Republicans dividing party in ideologically-driven races
The mission of a political party’s local apparatus would typically be to back general election bids of party officeholders — to raise funds, pound pavement, stuff envelopes, stage rallies and staff phone banks on their behalf.
But not in Polk County, where Mike Nearman, who recently staged a GOP takeover, is challenging state Rep. Jim Thompson of Dallas in the GOP primary. And not in Marion County, where David Darnell, who cut his political teeth by winning the GOP helm, is challenging state Rep. Vic Gilliam of Silverton in a like primary.
Nevada’s Loren Parks and Oregon’s Stimson Lumber have pumped an eye-popping $100,000 into Darnell’s bid. But Nearman’s largely self-financed challenge hits closer to home, as Thompson’s House District 23 encompasses Amity, Dayton and Willamina, and circles the edges of McMinnville, Sheridan and Lafayette.
In the eyes of their challengers, often called tea party Republicans, Thompson’s sin lies in grudging acceptance of same-sex marriage, Gilliam’s in grudging acceptance of driver privileges for undocumented immigrants. Monied supporters of the challengers don’t think the Republican tent is expansive enough to encompass such departures from party orthodoxy.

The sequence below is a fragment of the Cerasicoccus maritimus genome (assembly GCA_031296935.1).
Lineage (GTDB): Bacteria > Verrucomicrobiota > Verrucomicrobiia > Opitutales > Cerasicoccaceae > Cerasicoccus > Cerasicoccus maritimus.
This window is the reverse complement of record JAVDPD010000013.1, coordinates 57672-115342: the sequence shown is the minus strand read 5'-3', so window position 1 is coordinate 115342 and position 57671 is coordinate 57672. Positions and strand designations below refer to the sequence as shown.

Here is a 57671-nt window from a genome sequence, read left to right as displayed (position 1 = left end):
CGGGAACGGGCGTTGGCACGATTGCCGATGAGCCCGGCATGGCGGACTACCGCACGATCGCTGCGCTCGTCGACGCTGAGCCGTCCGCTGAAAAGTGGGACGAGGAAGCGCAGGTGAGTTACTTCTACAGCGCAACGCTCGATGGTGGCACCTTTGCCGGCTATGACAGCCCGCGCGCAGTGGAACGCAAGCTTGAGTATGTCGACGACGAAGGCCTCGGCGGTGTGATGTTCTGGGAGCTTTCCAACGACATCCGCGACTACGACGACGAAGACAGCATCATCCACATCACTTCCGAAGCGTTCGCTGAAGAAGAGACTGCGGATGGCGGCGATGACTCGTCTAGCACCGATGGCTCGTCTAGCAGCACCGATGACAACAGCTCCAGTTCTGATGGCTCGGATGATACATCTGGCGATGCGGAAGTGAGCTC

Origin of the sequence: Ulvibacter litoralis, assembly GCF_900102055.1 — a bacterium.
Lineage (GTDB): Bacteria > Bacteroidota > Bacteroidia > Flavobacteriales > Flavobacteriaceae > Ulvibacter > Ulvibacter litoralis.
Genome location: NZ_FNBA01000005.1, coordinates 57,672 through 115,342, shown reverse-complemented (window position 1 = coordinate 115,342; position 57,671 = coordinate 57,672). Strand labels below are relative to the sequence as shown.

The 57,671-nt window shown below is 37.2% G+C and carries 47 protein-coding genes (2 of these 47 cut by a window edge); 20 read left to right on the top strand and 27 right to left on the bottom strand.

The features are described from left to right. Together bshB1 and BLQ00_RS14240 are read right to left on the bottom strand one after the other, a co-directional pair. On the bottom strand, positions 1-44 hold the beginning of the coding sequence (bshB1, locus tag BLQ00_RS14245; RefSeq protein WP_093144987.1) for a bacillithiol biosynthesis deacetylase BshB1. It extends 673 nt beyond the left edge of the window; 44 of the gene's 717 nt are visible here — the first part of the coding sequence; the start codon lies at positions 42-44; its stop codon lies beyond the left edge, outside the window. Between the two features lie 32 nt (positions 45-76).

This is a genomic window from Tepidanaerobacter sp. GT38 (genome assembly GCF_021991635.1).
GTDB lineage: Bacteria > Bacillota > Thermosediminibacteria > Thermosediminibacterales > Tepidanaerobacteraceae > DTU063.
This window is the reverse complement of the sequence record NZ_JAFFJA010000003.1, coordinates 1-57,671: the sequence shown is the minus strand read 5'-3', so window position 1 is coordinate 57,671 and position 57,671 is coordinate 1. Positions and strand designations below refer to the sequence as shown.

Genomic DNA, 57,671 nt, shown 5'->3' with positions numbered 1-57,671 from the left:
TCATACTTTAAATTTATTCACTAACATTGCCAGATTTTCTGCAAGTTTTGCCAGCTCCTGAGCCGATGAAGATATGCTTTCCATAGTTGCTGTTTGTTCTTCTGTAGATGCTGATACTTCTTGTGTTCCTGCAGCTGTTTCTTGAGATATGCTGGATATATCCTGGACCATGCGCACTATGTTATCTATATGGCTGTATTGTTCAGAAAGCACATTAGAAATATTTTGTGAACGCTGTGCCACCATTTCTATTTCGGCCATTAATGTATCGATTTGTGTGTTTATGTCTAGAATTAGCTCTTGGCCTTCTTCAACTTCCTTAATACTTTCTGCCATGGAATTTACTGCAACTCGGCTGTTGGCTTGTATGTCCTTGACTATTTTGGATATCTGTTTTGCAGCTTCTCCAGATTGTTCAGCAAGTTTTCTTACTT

A recent exchange between Thompson and Nearman, who believes the 10th amendment gives states the power to defy federal authority, cuts straight to the heart of the matter. The Statesman Journal captured it this way in a story reprinted in the News-Register:
“Nearman told the crowd he’s running because he’s tired of the ‘go along, get along’ mentality of Oregon’s minority party. He promised to be the kind of Republican that ‘flips over the tables of the money-changers’ ... .”
“’You don’t change what the majority party does,’ Thompson said. ‘You just make yourself irrelevant when you stand in the corner yelling your head off. You can scream all you want, and nobody cares.’”
On the race’s pivotal issue, Thompson said, “Marriage is a right for any couple who wants it. We are going to lose this battle, my friends, because it is a constitutional issue. It doesn’t matter how we feel about the social side of it.”
The two incumbents share long records of conservatism on social as well as fiscal issues. But they also share a pragmatic streak. Like Senate colleagues Larry George and Brian Boquist, Thompson knows how to work the levers of power in a body under opposition control. And that’s a quality you can build around in a quest to restore lost relevance.